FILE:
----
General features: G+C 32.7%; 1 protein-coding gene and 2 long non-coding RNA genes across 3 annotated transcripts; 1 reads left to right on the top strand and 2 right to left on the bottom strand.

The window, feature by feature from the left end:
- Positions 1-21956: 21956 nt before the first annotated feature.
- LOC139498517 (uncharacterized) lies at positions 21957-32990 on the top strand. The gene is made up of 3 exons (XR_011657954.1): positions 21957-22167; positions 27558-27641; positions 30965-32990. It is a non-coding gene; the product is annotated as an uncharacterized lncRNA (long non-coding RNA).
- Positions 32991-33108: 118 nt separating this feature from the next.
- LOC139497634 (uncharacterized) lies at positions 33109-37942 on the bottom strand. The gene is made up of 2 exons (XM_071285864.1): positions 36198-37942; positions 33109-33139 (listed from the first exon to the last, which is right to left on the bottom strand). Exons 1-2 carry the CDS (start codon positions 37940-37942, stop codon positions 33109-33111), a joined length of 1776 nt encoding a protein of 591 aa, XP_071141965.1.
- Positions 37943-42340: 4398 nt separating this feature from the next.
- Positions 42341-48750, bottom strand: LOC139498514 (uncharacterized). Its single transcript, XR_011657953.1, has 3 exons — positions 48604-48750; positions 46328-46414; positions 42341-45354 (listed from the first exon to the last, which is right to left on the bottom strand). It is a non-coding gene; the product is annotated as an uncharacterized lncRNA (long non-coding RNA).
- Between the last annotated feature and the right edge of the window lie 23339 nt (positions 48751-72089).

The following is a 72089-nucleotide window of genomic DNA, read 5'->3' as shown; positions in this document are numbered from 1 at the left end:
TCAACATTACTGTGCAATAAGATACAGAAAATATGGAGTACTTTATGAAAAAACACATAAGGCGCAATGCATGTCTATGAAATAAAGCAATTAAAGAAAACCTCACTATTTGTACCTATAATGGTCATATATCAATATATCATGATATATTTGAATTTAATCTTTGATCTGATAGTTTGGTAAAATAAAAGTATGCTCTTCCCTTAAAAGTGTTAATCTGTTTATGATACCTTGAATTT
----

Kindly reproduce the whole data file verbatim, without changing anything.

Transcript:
General features: G+C 32.7%; 1 protein-coding gene and 2 long non-coding RNA genes across 3 annotated transcripts; 1 reads left to right on the top strand and 2 right to left on the bottom strand.

The window, feature by feature from the left end:
- Positions 1-21956: 21956 nt before the first annotated feature.
- LOC139498517 (uncharacterized) lies at positions 21957-32990 on the top strand. The gene is made up of 3 exons (XR_011657954.1): positions 21957-22167; positions 27558-27641; positions 30965-32990. It is a non-coding gene; the product is annotated as an uncharacterized lncRNA (long non-coding RNA).
- Positions 32991-33108: 118 nt separating this feature from the next.
- LOC139497634 (uncharacterized) lies at positions 33109-37942 on the bottom strand. The gene is made up of 2 exons (XM_071285864.1): positions 36198-37942; positions 33109-33139 (listed from the first exon to the last, which is right to left on the bottom strand). Exons 1-2 carry the CDS (start codon positions 37940-37942, stop codon positions 33109-33111), a joined length of 1776 nt encoding a protein of 591 aa, XP_071141965.1.
- Positions 37943-42340: 4398 nt separating this feature from the next.
- Positions 42341-48750, bottom strand: LOC139498514 (uncharacterized). Its single transcript, XR_011657953.1, has 3 exons — positions 48604-48750; positions 46328-46414; positions 42341-45354 (listed from the first exon to the last, which is right to left on the bottom strand). It is a non-coding gene; the product is annotated as an uncharacterized lncRNA (long non-coding RNA).
- Between the last annotated feature and the right edge of the window lie 23339 nt (positions 48751-72089).

The following is a 72089-nucleotide window of genomic DNA, read 5'->3' as shown; positions in this document are numbered from 1 at the left end:
TCAACATTACTGTGCAATAAGATACAGAAAATATGGAGTACTTTATGAAAAAACACATAAGGCGCAATGCATGTCTATGAAATAAAGCAATTAAAGAAAACCTCACTATTTGTACCTATAATGGTCATATATCAATATATCATGATATATTTGAATTTAATCTTTGATCTGATAGTTTGGTAAAATAAAAGTATGCTCTTCCCTTAAAAGTGTTAATCTGTTTATGATACCTTGAATTT